This essay deals with the treatment of wifely agency as delineated by three South Asian women writers: Ismat Chughtai, Tehmina Durrani and Selina Hossain. It tries to prove that the Muslim wives as projected in the fiction of these writers from the patriarchal societies of India, Pakistan and Bangladesh are not uniformly oppressed victims of socio-religious discourses. Though often their bodies are subjected to rigorous discipline, docility and even battery, these wives still demonstrate sufficient agential powers to resist the status quo and chalk out a fresh trope of identity for themselves. Their domestic agency, sexual agency and decision-making powers, are some of the agential strengths that are analyzed in this paper, along with their bargaining and networking skills. Under their “Micro Mechanisms of Power,” gossip and indifference are also depicted as powerful tools for wives to retaliate against oppressive conditions in marriage.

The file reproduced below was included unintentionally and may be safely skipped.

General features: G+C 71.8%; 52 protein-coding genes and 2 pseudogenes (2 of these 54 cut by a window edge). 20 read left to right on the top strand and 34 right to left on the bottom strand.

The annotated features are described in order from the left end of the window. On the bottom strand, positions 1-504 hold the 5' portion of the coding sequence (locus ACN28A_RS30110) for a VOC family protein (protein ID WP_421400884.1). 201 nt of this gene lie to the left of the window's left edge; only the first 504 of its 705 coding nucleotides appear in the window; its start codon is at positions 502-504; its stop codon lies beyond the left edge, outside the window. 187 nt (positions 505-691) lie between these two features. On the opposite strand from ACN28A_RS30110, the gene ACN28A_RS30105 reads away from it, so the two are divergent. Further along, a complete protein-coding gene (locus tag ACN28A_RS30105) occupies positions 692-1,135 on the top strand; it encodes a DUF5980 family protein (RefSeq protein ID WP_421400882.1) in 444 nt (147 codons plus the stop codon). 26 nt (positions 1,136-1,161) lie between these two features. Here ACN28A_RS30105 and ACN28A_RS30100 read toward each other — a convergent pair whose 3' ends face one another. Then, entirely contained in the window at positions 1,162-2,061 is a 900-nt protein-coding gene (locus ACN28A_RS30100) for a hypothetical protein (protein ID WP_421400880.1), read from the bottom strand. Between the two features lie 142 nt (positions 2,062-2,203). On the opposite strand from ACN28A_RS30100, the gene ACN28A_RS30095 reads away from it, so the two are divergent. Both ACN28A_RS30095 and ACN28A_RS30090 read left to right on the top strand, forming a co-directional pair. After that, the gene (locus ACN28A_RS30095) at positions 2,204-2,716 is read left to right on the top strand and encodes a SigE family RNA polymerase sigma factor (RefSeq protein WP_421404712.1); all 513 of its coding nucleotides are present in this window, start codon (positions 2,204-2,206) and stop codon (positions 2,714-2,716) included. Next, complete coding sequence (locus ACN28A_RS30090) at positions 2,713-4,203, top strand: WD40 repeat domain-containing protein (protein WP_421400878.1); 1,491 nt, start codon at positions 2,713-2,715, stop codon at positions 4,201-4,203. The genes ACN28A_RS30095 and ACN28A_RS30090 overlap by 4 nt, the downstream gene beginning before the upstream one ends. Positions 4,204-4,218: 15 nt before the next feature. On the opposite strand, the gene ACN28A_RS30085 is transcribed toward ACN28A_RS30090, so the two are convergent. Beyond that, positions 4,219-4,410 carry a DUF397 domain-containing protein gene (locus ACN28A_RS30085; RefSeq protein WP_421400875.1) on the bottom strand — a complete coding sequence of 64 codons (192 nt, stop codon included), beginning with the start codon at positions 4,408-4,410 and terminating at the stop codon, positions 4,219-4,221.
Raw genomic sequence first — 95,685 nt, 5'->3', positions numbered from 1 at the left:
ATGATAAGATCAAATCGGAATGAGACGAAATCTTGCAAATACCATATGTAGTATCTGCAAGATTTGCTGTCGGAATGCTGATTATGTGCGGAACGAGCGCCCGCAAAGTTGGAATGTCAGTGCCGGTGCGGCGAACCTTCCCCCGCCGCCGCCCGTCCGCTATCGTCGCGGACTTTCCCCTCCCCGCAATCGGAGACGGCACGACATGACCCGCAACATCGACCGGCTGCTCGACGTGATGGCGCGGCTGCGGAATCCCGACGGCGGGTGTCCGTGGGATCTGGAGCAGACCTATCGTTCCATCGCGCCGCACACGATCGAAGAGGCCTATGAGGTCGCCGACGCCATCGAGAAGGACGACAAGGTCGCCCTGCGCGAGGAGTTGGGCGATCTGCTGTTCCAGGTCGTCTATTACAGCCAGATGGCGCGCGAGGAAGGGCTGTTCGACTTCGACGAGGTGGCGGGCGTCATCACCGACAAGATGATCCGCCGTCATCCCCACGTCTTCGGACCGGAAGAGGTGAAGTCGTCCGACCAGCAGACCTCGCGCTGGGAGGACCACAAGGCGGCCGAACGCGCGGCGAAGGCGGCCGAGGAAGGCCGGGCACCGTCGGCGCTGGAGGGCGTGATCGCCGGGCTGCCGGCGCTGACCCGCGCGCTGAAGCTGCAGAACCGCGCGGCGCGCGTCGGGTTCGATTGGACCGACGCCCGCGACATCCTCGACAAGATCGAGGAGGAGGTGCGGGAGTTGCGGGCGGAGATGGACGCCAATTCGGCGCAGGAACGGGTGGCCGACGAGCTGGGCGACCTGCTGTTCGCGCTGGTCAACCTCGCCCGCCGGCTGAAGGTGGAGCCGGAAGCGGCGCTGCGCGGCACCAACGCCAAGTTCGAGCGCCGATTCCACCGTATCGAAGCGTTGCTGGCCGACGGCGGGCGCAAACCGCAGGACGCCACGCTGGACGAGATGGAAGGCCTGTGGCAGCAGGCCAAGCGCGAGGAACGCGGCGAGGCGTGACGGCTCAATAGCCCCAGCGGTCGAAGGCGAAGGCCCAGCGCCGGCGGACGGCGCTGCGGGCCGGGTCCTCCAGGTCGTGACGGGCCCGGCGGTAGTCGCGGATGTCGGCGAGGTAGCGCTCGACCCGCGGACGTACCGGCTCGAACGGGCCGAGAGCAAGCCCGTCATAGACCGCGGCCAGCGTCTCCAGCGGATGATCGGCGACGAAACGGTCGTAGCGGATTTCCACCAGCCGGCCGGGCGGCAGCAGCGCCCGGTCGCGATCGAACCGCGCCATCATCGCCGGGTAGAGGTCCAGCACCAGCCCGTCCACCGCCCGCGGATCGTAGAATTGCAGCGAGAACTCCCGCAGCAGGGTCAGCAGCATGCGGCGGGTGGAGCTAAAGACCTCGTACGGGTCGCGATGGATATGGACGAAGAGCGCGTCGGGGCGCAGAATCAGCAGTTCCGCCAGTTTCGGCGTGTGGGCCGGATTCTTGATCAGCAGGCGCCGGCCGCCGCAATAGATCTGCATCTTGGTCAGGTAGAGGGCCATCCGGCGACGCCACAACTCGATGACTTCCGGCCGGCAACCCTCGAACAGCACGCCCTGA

Author Biography

A recipient of the East West Center Scholarship (Honolulu, Hawaii, 1990) and the PEO International Peace Scholarship (Des Moines, Iowa 1996), Dr. Hafiza Nilofar Khan earned her Ph.D. from The University of Southern Mississippi in 2008. Her area of specialization is Postcolonial Literature with emphasis on South Asian Literature/Film in English. Her dissertation entitled, “Treatment of a Wife’s Body in the Fiction of Three Sub-Continental Muslim Women Writers” reflects her interest in Gender Studies, Cultural Studies, and Islamic jurisdiction. South Asian Diasporan Literature in North America is yet another area in which Dr. Khan has offered courses both nationally and internationally. In 2013 she received a grant from the Independent University, Bangladesh to do research on Bangladeshi women writing fiction in English. Dr. Khan is also a creative writer, translator and freelance artist. Fluent in three languages, she has written short stories, poetry and ethnographic essays in English as well as Urdu. She has also translated a couple of Selina Hossain’s short stories from Bangla into English. Currently Dr. Khan is the head of the Department of English and Modern Languages at the Independent University, Bangladesh.